Taylor came home from a vacation in Cabo to find 6 to 10 people were living in her home along with five cats and a dog. She also says the home was severely damaged.

“It was a shock,” she told Inside Edition: “I didn’t understand how people could do that. I was so furious. There was nothing I could do.”

Tanisha Diaz and Kadijah Catley Squat and “Steal” Homes in Philadelphia: “If Y’All Want Us to Leave, you Have to Give Us Something.”

Two women in Philadelphia are accused of “stealing homes” — breaking into other’s homes by drilling out the locks, and squatting. They’ve been doing it all over town, apparently.

Their strategy is that they break in, squat, and then demand a payment from the homeowner in exchange for leaving.

The news team which covered this story, Action News Troubleshooters, tracked down a squatter who fesses up to her illegal involvement and explains just how easy it is for squatters to take over your home.

“If y’all want us to leave now, you have to give us something,” says a masked woman in their undercover video. The woman behind this mask is Taniesha Diaz, hiding her face after Action News busted her and others living illegally in a Northwood home.

And they can get away with this brazen criminal crap, because the laws are so idiotic, and so very stacked against property owners. Instead of receiving a firm kick to their heinies, the malicious squatters can depend on bad laws to protect them. Police, when they arrive, if they come at all, will slouch away saying that it’s a civil matter and they can’t do anything about it.

Regarding the most recently “stolen” home:

The four bedroom, two bath property has been owned by Matthew Waychoff for 10 years.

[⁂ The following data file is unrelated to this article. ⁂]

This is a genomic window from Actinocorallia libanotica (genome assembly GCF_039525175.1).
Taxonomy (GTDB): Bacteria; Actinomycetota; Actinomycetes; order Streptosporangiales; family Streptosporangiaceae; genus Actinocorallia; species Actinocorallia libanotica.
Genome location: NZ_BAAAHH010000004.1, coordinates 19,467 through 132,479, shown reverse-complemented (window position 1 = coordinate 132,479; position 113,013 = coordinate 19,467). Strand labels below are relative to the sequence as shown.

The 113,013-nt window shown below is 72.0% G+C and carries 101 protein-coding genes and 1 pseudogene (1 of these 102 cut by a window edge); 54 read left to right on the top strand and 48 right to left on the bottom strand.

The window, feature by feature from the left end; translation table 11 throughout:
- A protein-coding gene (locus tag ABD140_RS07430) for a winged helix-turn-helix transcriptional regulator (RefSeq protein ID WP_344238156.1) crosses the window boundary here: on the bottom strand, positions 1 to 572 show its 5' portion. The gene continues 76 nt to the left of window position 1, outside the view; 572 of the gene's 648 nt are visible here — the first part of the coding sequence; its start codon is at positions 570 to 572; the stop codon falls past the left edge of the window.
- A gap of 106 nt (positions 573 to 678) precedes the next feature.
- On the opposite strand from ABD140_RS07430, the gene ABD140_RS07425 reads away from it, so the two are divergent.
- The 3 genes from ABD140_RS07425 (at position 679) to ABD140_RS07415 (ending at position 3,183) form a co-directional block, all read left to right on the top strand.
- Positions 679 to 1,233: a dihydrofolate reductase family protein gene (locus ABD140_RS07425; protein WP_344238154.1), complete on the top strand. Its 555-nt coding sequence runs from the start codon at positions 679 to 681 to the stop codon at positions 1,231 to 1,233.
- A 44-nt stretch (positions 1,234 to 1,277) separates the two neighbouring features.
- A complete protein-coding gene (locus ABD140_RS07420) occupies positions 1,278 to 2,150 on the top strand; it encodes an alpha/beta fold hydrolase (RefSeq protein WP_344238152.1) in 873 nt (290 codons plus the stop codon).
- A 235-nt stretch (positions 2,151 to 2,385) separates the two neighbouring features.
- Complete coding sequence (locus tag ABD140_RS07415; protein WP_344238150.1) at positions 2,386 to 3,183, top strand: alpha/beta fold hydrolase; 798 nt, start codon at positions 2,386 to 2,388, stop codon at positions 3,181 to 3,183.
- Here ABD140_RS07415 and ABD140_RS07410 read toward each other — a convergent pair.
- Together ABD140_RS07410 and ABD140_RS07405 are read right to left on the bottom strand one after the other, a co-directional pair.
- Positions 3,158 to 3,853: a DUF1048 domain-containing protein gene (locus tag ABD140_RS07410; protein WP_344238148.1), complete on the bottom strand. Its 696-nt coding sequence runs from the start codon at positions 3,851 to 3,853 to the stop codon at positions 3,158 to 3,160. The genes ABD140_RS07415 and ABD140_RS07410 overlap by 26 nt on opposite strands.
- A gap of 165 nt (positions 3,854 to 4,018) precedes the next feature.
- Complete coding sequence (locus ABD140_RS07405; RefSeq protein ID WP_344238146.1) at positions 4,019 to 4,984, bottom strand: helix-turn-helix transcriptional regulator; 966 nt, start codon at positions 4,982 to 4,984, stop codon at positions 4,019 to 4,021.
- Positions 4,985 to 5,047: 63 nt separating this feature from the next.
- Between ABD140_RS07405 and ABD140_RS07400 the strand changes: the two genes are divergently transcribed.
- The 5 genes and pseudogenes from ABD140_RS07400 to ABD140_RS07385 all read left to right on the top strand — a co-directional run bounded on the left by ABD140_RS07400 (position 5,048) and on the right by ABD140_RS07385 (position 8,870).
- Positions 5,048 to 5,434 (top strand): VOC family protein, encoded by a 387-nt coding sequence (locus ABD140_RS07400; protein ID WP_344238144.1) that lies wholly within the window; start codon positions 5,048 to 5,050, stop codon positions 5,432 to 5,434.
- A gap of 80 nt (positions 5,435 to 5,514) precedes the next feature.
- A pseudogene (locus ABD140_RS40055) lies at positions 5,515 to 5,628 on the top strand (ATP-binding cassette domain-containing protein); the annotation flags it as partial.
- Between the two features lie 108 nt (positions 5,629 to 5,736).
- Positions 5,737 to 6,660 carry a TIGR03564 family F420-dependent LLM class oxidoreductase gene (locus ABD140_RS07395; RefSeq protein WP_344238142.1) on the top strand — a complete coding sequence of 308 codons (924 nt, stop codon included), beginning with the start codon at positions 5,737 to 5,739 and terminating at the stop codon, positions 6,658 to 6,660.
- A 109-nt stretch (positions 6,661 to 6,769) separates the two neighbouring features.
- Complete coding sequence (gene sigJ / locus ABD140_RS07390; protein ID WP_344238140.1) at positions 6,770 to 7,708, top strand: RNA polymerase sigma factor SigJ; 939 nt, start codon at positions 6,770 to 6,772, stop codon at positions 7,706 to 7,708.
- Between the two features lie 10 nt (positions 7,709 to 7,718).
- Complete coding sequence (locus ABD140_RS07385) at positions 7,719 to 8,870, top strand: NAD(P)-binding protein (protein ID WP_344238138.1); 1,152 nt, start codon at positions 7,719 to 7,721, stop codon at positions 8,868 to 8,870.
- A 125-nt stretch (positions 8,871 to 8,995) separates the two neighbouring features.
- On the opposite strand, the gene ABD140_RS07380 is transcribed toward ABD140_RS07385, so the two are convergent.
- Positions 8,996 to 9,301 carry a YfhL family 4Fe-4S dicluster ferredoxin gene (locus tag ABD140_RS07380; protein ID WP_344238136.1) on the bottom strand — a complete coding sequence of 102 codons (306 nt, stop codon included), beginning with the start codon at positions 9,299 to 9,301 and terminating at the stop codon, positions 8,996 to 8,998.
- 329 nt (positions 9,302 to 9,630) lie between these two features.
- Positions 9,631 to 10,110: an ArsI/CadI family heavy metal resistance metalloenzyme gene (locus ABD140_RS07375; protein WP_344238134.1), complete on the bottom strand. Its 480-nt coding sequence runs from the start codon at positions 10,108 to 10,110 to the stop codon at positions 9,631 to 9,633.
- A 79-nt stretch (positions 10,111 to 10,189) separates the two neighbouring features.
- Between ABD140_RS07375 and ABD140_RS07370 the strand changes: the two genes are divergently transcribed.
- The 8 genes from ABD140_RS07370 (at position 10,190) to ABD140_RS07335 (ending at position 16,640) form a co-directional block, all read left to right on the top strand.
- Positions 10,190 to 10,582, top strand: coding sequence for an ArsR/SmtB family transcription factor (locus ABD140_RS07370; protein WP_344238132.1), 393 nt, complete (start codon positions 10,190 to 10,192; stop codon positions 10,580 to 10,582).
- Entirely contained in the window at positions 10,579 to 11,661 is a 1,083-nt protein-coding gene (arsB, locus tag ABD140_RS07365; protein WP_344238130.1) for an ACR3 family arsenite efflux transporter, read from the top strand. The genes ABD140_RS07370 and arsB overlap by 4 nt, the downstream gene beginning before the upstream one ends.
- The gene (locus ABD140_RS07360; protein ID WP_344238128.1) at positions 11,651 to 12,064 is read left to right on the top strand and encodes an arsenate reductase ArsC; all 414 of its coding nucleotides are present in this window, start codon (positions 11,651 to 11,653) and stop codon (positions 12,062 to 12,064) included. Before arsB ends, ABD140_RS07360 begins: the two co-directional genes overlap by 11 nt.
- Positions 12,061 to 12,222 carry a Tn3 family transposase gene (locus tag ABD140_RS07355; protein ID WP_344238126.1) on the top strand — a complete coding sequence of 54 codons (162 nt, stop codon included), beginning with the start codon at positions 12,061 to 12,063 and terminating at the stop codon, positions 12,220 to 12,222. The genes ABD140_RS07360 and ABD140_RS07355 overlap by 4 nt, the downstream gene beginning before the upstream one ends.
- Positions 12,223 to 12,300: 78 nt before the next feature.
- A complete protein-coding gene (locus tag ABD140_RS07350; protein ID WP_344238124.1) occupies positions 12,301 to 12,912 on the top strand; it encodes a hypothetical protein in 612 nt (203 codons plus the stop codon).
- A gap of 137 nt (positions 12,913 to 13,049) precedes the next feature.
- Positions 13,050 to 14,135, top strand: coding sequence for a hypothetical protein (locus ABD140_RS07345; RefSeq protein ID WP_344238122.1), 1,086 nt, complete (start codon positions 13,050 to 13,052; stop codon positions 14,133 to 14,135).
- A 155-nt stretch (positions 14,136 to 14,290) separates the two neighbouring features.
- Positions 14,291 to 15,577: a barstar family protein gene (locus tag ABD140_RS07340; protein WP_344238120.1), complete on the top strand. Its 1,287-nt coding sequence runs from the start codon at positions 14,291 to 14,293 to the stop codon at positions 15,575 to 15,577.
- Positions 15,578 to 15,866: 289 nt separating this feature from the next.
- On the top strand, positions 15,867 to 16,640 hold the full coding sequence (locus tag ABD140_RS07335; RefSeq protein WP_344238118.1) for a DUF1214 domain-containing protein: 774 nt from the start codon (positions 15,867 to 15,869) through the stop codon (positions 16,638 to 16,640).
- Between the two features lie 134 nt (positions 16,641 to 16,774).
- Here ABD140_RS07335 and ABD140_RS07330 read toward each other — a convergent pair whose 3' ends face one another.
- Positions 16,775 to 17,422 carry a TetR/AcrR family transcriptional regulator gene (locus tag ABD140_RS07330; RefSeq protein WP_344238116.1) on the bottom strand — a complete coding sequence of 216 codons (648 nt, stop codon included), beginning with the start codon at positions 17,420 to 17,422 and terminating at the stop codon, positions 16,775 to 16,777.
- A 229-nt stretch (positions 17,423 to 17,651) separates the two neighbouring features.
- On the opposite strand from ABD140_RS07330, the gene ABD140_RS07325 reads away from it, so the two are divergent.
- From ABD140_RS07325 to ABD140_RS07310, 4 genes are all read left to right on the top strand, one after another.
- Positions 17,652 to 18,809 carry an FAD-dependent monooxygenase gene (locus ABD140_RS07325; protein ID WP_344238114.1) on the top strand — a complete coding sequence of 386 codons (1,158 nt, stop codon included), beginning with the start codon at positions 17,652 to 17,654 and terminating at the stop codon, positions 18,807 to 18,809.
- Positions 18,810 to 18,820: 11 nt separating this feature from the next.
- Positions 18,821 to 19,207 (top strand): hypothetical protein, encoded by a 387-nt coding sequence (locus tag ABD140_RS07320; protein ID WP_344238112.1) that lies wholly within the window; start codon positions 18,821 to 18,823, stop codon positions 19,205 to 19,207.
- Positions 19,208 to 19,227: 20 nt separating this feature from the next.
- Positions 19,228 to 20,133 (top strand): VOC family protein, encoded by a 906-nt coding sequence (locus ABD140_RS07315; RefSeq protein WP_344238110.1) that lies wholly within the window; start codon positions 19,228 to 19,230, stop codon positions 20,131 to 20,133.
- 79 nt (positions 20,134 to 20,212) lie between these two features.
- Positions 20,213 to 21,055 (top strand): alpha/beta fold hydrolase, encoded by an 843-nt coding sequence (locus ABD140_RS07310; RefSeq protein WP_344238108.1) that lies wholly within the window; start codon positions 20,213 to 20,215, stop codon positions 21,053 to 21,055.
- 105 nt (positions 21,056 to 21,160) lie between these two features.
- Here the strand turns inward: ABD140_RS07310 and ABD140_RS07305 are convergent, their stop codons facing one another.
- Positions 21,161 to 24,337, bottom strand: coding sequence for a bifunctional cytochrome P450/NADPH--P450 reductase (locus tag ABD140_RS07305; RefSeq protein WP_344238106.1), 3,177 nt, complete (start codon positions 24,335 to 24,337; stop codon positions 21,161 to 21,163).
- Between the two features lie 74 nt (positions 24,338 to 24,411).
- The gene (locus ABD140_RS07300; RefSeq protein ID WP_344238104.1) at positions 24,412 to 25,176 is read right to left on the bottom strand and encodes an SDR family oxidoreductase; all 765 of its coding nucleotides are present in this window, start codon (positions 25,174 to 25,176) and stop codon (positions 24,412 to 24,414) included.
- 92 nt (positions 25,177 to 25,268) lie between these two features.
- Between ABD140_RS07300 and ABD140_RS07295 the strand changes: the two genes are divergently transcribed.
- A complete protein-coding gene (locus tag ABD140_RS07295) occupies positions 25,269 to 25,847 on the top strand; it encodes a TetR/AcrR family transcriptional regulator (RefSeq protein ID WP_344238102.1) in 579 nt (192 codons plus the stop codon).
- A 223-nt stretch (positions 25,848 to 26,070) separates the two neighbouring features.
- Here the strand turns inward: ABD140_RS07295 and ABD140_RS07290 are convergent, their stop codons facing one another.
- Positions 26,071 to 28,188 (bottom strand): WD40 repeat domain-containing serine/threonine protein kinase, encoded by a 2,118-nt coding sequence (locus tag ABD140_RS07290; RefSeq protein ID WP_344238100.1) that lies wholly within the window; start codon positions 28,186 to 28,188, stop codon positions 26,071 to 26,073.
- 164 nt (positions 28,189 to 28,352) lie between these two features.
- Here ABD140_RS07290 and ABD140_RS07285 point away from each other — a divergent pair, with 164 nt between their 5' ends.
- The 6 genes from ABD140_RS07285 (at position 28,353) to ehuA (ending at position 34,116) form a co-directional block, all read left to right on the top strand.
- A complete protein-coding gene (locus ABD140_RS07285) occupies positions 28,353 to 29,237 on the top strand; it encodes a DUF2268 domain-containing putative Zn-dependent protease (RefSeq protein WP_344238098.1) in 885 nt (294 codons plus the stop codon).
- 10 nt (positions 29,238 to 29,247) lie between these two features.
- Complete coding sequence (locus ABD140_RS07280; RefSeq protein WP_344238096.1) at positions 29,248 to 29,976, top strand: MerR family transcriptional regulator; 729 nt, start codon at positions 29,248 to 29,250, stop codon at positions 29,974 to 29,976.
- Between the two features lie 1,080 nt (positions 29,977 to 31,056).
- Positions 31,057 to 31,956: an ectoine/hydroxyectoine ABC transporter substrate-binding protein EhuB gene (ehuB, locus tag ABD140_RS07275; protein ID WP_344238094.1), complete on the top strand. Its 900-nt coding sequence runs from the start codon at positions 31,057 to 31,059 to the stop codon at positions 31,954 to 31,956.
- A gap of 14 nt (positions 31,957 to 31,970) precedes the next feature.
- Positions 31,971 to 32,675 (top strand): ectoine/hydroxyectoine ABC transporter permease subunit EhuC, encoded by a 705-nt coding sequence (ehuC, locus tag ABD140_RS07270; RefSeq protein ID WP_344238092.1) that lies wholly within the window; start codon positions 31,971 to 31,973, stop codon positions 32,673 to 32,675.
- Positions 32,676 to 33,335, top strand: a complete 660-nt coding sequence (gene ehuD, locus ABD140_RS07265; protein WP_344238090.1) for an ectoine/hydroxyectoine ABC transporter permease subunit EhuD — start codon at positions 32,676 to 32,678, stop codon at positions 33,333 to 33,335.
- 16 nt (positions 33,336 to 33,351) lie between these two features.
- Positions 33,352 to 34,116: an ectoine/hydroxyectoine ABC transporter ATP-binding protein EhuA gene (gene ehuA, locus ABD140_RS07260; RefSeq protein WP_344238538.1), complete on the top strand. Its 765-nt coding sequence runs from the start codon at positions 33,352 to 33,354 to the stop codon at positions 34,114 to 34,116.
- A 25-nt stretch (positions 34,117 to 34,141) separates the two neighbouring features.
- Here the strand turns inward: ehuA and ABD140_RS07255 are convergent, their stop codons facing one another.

“The house was move-in ready,” said Waychoff.

That makes it the perfect place for squatters to move in. Waychoff says neighbors frantically called on him in the middle of the night saying burglars had broken in.

He says the squatters showed police a fake lease and officers refused to throw them out.

As is far too common with abuses and crimes perpetrated against property owners, the victimized homeowners have felt treated as if they are the ones who are the criminals.

Waychoff, and other homeowners like the McGees, said they’ve been victimized by squatters.
“We feel like we are the criminals,” said Don McGee.

But both said they’d been told there was little police could do. That was until law enforcement saw our report.

“That opened our eyes and gave us the probable cause with the DA’s office to go after her for the extortion and the other related offenses,” said Philadelphia Police Lt. Dennis Rosenbaum.

Police said after seeing our interview with Diaz, and the Facebook video we showed of her taking an expensive vacation to Miami, they had enough evidence to put Diaz behind bars.

“She just flat out didn’t care, and was bold, just bold,” said Rosenbaum. “I immediately contacted the District Attorney’s office, and was able to work with them and Detective Sullivan to get the arrest warrant together.”

Diaz and Catley are now to be charged with extortion, burglary and criminal trespass.

See more in the articles:;-says-i-feel-bad/2774292/


Police say that they are seeking to change laws

Lt. Rosenbaum said police are now working on changing their policies so they can remove anyone illegally occupying a home.
They said they hope this case will serve as a warning to other would-be squatters.